A Reuters Health article of August 27, 2003 reports on research that shows that eating dark chocolate, but not milk chocolate, raises plasma antioxidant levels, an effect that could help protect against heart disease. The new study from the University of Glasgow, showed eating chocolate increases blood antioxidants but consuming milk at the same time cancels the health benefits.
What are antioxidants? They are compounds that combine with free radicals in the body and neutralize their damaging effects. What are free radicals? These are highly reactive molecules that are produced through normal body processes, as well as external stimuli such as air pollution and tobacco smoke. These free radicals react with billions of cells in the body and may lead to the development of a number of chronic diseases including cancer, cataracts and heart disease. There are many studies in the medical journals demonstrating the positive effects of antioxidants on large populations to decrease the frequency of new cancers as well as decrease the recurrence rates in people who already have cancer. Additionally, antioxidants have been shown to have a positive effect on the cardiovascular system by decreasing the heart attack rate.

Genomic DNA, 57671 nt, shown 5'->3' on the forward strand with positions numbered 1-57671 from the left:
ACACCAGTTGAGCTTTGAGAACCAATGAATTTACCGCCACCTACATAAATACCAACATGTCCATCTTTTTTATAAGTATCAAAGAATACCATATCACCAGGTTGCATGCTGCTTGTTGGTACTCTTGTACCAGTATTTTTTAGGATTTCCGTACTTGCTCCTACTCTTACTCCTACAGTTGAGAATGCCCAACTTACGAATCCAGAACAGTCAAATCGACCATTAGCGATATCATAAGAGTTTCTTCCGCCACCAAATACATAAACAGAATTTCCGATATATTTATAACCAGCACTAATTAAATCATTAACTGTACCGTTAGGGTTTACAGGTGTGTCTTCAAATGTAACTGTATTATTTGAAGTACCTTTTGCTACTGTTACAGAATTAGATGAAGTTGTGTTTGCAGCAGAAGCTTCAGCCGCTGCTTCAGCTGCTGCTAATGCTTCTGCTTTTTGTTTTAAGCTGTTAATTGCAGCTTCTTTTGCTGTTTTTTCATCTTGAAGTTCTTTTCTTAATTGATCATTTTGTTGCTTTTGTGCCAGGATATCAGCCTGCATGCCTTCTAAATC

Volunteers in the University of Glasgow study were given either plain (dark) chocolate or milk chocolate. Some were also given milk in the double-blind experiment. Then their antioxidant levels were tested. Blood analysis one-hour after dark chocolate was eaten revealed a significant rise in antioxidant levels. "Those volunteers who had dark chocolate had a 20 percent increase in antioxidants in their plasma," said Alan Crozier, one of the research team. "But those who had milk chocolate, or milk with their dark chocolate, showed no increase in epicatechin plasma levels."